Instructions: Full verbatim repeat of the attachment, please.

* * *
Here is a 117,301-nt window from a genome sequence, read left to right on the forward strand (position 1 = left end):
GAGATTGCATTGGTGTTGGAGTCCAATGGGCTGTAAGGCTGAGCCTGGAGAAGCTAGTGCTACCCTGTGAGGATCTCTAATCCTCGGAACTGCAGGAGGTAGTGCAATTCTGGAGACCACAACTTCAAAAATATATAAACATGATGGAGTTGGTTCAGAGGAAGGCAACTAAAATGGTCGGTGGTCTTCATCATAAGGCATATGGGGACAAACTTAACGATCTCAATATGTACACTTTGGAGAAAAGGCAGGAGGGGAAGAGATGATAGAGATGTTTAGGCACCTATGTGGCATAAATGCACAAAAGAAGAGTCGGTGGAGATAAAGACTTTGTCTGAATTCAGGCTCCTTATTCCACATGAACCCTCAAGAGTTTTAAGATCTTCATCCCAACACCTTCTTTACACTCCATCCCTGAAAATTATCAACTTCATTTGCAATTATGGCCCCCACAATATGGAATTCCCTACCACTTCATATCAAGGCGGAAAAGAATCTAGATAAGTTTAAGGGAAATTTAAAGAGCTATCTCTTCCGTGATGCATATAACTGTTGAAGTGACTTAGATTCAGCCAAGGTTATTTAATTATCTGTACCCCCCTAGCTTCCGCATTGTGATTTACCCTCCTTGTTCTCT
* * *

Here is a 117,301-nt window from a genome sequence, read left to right on the forward strand (position 1 = left end):
GAGATTGCATTGGTGTTGGAGTCCAATGGGCTGTAAGGCTGAGCCTGGAGAAGCTAGTGCTACCCTGTGAGGATCTCTAATCCTCGGAACTGCAGGAGGTAGTGCAATTCTGGAGACCACAACTTCAAAAATATATAAACATGATGGAGTTGGTTCAGAGGAAGGCAACTAAAATGGTCGGTGGTCTTCATCATAAGGCATATGGGGACAAACTTAACGATCTCAATATGTACACTTTGGAGAAAAGGCAGGAGGGGAAGAGATGATAGAGATGTTTAGGCACCTATGTGGCATAAATGCACAAAAGAAGAGTCGGTGGAGATAAAGACTTTGTCTGAATTCAGGCTCCTTATTCCACATGAACCCTCAAGAGTTTTAAGATCTTCATCCCAACACCTTCTTTACACTCCATCCCTGAAAATTATCAACTTCATTTGCAATTATGGCCCCCACAATATGGAATTCCCTACCACTTCATATCAAGGCGGAAAAGAATCTAGATAAGTTTAAGGGAAATTTAAAGAGCTATCTCTTCCGTGATGCATATAACTGTTGAAGTGACTTAGATTCAGCCAAGGTTATTTAATTATCTGTACCCCCCTAGCTTCCGCATTGTGATTTACCCTCCTTGTTCTCT